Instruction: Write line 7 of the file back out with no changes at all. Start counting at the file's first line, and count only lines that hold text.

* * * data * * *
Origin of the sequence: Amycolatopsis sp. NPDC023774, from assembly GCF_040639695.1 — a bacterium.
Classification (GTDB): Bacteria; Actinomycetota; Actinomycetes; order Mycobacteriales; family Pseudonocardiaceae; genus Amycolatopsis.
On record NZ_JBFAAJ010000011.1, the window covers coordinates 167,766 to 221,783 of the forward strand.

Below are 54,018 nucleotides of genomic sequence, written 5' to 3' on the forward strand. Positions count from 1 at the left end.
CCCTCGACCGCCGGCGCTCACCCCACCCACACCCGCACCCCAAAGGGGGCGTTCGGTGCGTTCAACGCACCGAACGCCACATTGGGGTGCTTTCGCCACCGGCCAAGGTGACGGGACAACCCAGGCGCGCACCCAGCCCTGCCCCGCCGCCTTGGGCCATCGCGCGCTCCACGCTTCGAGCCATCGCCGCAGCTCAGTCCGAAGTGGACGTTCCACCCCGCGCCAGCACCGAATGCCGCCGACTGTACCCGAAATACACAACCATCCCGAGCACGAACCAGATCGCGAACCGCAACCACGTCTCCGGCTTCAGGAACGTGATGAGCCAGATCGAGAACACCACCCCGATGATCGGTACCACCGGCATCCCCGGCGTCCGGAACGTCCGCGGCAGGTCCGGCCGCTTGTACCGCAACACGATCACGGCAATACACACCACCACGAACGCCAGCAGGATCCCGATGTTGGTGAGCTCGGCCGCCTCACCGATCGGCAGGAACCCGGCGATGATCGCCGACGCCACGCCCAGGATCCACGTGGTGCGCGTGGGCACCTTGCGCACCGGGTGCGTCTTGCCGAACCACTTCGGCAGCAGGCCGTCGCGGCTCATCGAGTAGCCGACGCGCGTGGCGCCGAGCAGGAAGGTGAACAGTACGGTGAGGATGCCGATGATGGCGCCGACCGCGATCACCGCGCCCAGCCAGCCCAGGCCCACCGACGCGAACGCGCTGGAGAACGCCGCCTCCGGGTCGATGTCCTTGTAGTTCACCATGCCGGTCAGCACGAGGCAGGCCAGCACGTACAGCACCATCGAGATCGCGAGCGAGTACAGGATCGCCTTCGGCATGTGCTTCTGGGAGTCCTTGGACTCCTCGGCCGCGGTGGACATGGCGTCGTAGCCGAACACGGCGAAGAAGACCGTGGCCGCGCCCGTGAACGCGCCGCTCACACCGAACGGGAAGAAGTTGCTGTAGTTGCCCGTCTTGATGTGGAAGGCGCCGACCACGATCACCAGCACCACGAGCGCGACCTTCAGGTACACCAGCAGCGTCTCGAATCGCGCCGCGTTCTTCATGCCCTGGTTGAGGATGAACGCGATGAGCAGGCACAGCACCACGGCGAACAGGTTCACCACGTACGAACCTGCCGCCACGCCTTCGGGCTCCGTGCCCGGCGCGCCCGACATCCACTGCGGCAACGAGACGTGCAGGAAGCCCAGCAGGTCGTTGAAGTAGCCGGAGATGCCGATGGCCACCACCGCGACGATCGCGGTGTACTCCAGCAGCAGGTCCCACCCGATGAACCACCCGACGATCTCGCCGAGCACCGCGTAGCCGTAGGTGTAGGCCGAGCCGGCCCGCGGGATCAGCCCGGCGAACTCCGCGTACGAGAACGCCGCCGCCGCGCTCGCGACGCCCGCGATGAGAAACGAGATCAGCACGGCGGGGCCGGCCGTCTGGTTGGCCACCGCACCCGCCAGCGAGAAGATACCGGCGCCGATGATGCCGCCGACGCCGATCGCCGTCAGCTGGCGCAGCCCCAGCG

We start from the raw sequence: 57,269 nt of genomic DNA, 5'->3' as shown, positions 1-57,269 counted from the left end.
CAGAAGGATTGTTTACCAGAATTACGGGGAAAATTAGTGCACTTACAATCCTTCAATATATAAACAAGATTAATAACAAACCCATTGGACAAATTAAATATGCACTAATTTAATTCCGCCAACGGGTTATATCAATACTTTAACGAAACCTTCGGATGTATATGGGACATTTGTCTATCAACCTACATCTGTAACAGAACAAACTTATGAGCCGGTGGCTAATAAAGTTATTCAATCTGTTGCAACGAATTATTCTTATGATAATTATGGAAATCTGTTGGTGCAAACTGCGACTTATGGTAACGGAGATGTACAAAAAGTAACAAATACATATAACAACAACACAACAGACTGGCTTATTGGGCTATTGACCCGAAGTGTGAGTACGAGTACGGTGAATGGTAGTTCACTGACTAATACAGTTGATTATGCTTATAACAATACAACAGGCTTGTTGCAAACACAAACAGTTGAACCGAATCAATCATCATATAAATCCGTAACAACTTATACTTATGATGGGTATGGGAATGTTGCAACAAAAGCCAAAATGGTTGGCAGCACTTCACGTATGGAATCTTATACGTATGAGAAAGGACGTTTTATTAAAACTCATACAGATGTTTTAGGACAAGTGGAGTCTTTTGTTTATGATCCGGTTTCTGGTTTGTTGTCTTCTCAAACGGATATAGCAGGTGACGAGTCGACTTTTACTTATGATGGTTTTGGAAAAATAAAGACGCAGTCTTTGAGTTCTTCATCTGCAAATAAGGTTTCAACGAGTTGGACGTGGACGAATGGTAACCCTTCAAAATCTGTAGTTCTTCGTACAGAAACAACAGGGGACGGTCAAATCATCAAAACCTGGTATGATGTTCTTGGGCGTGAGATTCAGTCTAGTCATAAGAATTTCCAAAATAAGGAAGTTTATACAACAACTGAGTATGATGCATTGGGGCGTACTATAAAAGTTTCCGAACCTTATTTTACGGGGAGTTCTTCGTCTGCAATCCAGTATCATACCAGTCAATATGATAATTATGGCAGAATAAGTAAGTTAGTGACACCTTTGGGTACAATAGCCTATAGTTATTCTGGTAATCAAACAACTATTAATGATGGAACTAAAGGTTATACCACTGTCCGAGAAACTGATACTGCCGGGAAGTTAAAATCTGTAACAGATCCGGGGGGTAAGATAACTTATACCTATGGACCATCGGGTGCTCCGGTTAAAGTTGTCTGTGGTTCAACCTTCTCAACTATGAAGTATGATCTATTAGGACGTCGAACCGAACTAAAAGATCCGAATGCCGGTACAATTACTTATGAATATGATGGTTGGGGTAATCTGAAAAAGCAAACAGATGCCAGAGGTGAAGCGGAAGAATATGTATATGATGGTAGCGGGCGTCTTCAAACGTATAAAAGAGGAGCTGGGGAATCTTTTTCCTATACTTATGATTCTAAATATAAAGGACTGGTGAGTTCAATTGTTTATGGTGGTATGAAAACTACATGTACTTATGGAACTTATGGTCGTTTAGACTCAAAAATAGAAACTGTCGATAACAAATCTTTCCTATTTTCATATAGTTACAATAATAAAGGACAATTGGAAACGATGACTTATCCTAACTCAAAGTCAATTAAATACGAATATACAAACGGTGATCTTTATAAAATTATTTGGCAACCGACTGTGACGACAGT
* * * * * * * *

CAGAAGGATTGTTTACCAGAATTACGGGGAAAATTAGTGCACTTACAATCCTTCAATATATAAACAAGATTAATAACAAACCCATTGGACAAATTAAATATGCACTAATTTAATTCCGCCAACGGGTTATATCAATACTTTAACGAAACCTTCGGATGTATATGGGACATTTGTCTATCAACCTACATCTGTAACAGAACAAACTTATGAGCCGGTGGCTAATAAAGTTATTCAATCTGTTGCAACGAATTATTCTTATGATAATTATGGAAATCTGTTGGTGCAAACTGCGACTTATGGTAACGGAGATGTACAAAAAGTAACAAATACATATAACAACAACACAACAGACTGGCTTATTGGGCTATTGACCCGAAGTGTGAGTACGAGTACGGTGAATGGTAGTTCACTGACTAATACAGTTGATTATGCTTATAACAATACAACAGGCTTGTTGCAAACACAAACAGTTGAACCGAATCAATCATCATATAAATCCGTAACAACTTATACTTATGATGGGTATGGGAATGTTGCAACAAAAGCCAAAATGGTTGGCAGCACTTCACGTATGGAATCTTATACGTATGAGAAAGGACGTTTTATTAAAACTCATACAGATGTTTTAGGACAAGTGGAGTCTTTTGTTTATGATCCGGTTTCTGGTTTGTTGTCTTCTCAAACGGATATAGCAGGTGACGAGTCGACTTTTACTTATGATGGTTTTGGAAAAATAAAGACGCAGTCTTTGAGTTCTTCATCTGCAAATAAGGTTTCAACGAGTTGGACGTGGACGAATGGTAACCCTTCAAAATCTGTAGTTCTTCGTACAGAAACAACAGGGGACGGTCAAATCATCAAAACCTGGTATGATGTTCTTGGGCGTGAGATTCAGTCTAGTCATAAGAATTTCCAAAATAAGGAAGTTTATACAACAACTGAGTATGATGCATTGGGGCGTACTATAAAAGTTTCCGAACCTTATTTTACGGGGAGTTCTTCGTCTGCAATCCAGTATCATACCAGTCAATATGATAATTATGGCAGAATAAGTAAGTTAGTGACACCTTTGGGTACAATAGCCTATAGTTATTCTGGTAATCAAACAACTATTAATGATGGAACTAAAGGTTATACCACTGTCCGAGAAACTGATACTGCCGGGAAGTTAAAATCTGTAACAGATCCGGGGGGTAAGATAACTTATACCTATGGACCATCGGGTGCTCCGGTTAAAGTTGTCTGTGGTTCAACCTTCTCAACTATGAAGTATGATCTATTAGGACGTCGAACCGAACTAAAAGATCCGAATGCCGGTACAATTACTTATGAATATGATGGTTGGGGTAATCTGAAAAAGCAAACAGATGCCAGAGGTGAAGCGGAAGAATATGTATATGATGGTAGCGGGCGTCTTCAAACGTATAAAAGAGGAGCTGGGGAATCTTTTTCCTATACTTATGATTCTAAATATAAAGGACTGGTGAGTTCAATTGTTTATGGTGGTATGAAAACTACATGTACTTATGGAACTTATGGTCGTTTAGACTCAAAAATAGAAACTGTCGATAACAAATCTTTCCTATTTTCATATAGTTACAATAATAAAGGACAATTGGAAACGATGACTTATCCTAACTCAAAGTCAATTAAATACGAATATACAAACGGTGATCTTTATAAAATTATTTGGCAACCGACTGTGACGACAGT